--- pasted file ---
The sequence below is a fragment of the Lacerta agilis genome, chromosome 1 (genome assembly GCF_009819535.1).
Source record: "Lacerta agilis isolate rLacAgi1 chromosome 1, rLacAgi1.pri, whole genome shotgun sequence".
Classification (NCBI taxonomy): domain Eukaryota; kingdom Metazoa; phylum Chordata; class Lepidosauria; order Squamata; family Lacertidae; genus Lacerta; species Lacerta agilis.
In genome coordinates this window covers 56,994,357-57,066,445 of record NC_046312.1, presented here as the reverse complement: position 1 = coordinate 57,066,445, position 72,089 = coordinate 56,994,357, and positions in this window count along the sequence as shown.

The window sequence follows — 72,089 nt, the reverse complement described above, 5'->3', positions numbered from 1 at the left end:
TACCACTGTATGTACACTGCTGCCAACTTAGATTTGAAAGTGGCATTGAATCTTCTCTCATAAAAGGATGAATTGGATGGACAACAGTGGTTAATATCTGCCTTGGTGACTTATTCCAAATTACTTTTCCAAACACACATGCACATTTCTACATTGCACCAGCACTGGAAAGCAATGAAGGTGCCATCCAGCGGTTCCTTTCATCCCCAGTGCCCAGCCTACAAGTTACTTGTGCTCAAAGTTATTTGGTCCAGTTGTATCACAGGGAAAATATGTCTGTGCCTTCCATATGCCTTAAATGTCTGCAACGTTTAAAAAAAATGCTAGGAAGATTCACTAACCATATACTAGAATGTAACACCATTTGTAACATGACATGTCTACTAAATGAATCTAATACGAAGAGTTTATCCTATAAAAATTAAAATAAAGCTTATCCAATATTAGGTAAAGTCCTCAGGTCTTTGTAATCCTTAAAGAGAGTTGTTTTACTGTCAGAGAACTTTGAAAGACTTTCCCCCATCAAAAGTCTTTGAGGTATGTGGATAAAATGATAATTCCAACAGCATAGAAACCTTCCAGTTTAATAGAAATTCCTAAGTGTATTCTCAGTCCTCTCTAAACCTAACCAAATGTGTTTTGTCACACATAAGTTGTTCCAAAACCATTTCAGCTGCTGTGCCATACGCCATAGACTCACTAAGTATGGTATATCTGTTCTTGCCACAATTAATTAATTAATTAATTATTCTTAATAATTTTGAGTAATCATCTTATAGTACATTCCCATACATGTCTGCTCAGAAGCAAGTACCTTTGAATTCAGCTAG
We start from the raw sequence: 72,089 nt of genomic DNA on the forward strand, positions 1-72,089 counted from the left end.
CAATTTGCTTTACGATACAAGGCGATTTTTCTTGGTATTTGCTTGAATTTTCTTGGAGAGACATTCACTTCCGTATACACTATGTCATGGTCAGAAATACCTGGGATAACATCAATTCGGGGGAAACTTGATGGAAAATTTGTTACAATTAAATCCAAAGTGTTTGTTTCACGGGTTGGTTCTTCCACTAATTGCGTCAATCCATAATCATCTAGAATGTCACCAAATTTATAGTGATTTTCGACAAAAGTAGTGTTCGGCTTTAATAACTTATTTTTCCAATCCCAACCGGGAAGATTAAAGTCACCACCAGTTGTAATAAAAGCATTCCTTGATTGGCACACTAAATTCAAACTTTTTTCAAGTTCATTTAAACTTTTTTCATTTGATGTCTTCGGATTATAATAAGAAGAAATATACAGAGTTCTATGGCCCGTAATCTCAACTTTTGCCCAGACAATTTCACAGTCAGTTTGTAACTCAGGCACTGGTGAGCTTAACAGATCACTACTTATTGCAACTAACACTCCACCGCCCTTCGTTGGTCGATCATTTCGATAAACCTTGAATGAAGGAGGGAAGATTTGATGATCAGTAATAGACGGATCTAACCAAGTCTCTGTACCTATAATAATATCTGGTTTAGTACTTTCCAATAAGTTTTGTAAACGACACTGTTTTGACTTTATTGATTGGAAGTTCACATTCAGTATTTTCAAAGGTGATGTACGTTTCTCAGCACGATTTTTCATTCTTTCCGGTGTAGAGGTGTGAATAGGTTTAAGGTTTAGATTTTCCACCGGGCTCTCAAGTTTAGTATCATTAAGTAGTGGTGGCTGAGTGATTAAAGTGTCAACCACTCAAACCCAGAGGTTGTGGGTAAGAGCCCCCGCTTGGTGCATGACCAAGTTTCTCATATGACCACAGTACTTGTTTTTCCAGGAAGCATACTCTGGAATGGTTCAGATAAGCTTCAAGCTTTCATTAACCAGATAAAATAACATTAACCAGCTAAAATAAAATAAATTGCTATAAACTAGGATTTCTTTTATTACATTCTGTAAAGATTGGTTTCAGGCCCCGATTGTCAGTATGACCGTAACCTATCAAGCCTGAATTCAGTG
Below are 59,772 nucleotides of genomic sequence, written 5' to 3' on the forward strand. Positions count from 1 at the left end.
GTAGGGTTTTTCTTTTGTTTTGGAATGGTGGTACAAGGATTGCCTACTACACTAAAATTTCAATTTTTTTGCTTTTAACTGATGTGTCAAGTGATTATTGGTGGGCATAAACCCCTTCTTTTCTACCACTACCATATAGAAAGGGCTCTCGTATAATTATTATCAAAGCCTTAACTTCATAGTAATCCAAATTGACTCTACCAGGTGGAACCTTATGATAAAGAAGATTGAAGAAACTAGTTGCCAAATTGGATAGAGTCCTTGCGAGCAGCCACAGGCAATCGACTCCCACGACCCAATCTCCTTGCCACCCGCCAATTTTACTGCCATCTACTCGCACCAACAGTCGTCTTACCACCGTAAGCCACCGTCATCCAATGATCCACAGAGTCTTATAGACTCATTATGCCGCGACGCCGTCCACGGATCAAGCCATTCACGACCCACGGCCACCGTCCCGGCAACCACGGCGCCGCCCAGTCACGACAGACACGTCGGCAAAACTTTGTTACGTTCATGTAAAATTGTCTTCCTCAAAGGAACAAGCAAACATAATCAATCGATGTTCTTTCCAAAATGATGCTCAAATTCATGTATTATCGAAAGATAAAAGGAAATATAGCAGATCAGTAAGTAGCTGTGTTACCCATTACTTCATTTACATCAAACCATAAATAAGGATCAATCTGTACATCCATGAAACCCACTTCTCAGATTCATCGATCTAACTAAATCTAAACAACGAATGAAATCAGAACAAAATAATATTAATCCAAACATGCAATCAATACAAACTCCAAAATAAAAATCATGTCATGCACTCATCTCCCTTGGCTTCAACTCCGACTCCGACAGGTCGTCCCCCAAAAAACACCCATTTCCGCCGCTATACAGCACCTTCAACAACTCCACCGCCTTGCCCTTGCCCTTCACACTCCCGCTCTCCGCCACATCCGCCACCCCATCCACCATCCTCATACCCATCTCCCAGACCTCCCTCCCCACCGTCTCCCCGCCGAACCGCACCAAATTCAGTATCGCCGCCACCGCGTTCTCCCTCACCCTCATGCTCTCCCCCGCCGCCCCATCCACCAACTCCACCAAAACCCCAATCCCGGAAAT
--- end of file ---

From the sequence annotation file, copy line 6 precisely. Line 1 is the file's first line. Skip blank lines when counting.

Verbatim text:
TACCACTGTATGTACACTGCTGCCAACTTAGATTTGAAAGTGGCATTGAATCTTCTCTCATAAAAGGATGAATTGGATGGACAACAGTGGTTAATATCTGCCTTGGTGACTTATTCCAAATTACTTTTCCAAACACACATGCACATTTCTACATTGCACCAGCACTGGAAAGCAATGAAGGTGCCATCCAGCGGTTCCTTTCATCCCCAGTGCCCAGCCTACAAGTTACTTGTGCTCAAAGTTATTTGGTCCAGTTGTATCACAGGGAAAATATGTCTGTGCCTTCCATATGCCTTAAATGTCTGCAACGTTTAAAAAAAATGCTAGGAAGATTCACTAACCATATACTAGAATGTAACACCATTTGTAACATGACATGTCTACTAAATGAATCTAATACGAAGAGTTTATCCTATAAAAATTAAAATAAAGCTTATCCAATATTAGGTAAAGTCCTCAGGTCTTTGTAATCCTTAAAGAGAGTTGTTTTACTGTCAGAGAACTTTGAAAGACTTTCCCCCATCAAAAGTCTTTGAGGTATGTGGATAAAATGATAATTCCAACAGCATAGAAACCTTCCAGTTTAATAGAAATTCCTAAGTGTATTCTCAGTCCTCTCTAAACCTAACCAAATGTGTTTTGTCACACATAAGTTGTTCCAAAACCATTTCAGCTGCTGTGCCATACGCCATAGACTCACTAAGTATGGTATATCTGTTCTTGCCACAATTAATTAATTAATTAATTATTCTTAATAATTTTGAGTAATCATCTTATAGTACATTCCCATACATGTCTGCTCAGAAGCAAGTACCTTTGAATTCAGCTAG